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Down with the Poor!

Down with the Poor!

9781838490461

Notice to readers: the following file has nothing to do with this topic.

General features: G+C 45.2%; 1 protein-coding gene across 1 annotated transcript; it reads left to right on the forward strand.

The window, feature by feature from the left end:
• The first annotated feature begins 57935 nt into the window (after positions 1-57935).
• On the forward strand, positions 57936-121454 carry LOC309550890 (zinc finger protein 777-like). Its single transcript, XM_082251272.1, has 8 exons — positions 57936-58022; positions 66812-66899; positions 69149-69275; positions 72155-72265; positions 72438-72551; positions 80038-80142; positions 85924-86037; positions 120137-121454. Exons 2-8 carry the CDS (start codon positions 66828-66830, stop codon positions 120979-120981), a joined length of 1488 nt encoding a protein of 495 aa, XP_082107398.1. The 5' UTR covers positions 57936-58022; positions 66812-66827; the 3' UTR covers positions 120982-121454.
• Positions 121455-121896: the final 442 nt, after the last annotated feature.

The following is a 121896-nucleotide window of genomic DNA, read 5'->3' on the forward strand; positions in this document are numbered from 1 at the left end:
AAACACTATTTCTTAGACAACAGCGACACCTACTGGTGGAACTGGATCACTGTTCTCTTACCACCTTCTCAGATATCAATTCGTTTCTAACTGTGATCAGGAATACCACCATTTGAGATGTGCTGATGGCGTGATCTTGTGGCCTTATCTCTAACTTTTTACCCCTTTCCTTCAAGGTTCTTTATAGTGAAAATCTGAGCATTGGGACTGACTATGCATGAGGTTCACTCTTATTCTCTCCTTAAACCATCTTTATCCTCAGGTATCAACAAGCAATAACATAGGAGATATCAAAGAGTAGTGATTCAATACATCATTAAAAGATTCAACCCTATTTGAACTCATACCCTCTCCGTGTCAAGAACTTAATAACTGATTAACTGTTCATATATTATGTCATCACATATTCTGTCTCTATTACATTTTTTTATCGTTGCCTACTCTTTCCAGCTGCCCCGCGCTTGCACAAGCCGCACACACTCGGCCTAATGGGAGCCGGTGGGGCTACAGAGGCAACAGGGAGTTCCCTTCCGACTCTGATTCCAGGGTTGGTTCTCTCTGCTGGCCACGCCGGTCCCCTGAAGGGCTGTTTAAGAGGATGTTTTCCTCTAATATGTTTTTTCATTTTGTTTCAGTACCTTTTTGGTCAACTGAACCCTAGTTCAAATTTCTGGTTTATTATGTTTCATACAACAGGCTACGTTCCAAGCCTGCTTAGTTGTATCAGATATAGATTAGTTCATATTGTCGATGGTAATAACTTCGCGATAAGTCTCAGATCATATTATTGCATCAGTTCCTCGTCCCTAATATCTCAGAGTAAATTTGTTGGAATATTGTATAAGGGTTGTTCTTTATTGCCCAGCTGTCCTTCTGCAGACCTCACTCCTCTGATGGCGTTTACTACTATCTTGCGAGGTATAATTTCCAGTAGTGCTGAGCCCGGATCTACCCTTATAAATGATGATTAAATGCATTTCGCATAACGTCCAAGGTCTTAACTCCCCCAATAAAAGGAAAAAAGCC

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Over the course of a night in police custody, a young woman tries to understand the rage that led her to assault a refugee on the Paris metro. She too is a foreigner, now earning a living as an interpreter for asylum seekers in the outskirts of the city. Translating the stories of men and women who come from her country of birth, into the language of her country of citizenship, Sinha’s narrator finds herself caught up in a tangle of lies and truths, propaganda and lived experience, laying bare prejudices on all sides. Down with the Poor! which borrows its title from a poem by Baudelaire peers into a harsh reality and reveals with an acerbic sense of humour the dislocated responses to poverty and desperation. Sinha’s queasy view of European asylum systems offers a deeply emotional account and morally complex critique of the bureaucracies and mindsets upholding the status quo. This is the story of a woman who, little by little, is contaminated by the violence of the world. Winner of the Prix Valery Larbaud and the Prix Populiste in France and the International Literature Prize of Berlin's House of World Cultures in Germany. An indictment of European asylum systems is ever more relevant in face of the governments Nationality and Borders Bill, and its intention to ‘differentiate’ between refugees, the far right demonstrated by this year's French presidential election campaign, and the UK government proposal to send asylum seekers to Rwanda. 10,500 copies sold in France, 20,000 copies sold in Germany and published in the USA by Deep Vellum Translated into German, Arabic, Italian and Hungarian, and adapted for stage in Germany and Austria. For fans and readers of: Go, Went, Gone by Jenny Erpenbeck,; Silence Is My Mother Tongue by Sulaiman Addonia (fiction) and Asylum and Exile: The Hidden Voices of London by Bidisha, The Good Immigrant ed. Nikesh Shukla,  No Friend but the Mountains by Behrouz Boochani (Non-Fiction) 'Sinha lays bare so much of the nuance and violence imposed on individuals by the systems in the world meant to keep certain people down, how immigrants distance themselves or alienate themselves from others who represent their former selves, who seem to pose a threat to what they have made of themselves in their new home and life.’ – Emma Ramadan, translator of Me & Other Writing by Marguerite Duras ‘Down with the Poor! is a novel as singular in its subject matter as in its language and unbridled energy…. Through the poetic force of her writing, Sinha brings a broken world to burning point.’  - Marc Weitzmann, Le Monde ‘A harsh lucidity, often misunderstood by those who, like Sinha, come from far away, looking for a better world. She is similar yet different. And that is the heart of the question - the knot, which she is trying to untangle, of her belonging and her rejection. It is both fascinating and gratifying.’ - Marie Etienne, Quinzaine littéraire ‘The accuracy and power of her innovations in vocabulary and metaphor are striking. There is Kafka and Duras in these pages. But also Pascal Quignard whose reflection on the Greeks’ fundamental freedom to go wherever one wants is emphasised at the start. This freedom, in the material and spiritual sense of the word, is perhaps the main theme of this beautiful novel.Sinha turned it into the be-all end-all of her writing, scattered with a poetic vitality that is both dazzling and original.’ - Tirthankar Chanda, Radio France Internationale ‘A striking book, infinitely harsh on exile, on society and its mirrors, its wounded memory. The author describes the nightmare of aimless wandering and the pain of being reduced to a bureaucratic checklist.’ - Christine Ferniot, Télérama ‘Shumona Sinha’s singular voice takes us into the nauseating world of bureaucracy, without heroes or pure-hearted victims. She does not condemn anyone, or perhaps she condemns everyone. Welcome to the real world.’ - Grazia ‘Indian poet Shumona Sinha has transformed Baudelaire’s poetic provocation into a strange and blazing reflection on violence.’ - Olivier Maison, Marianne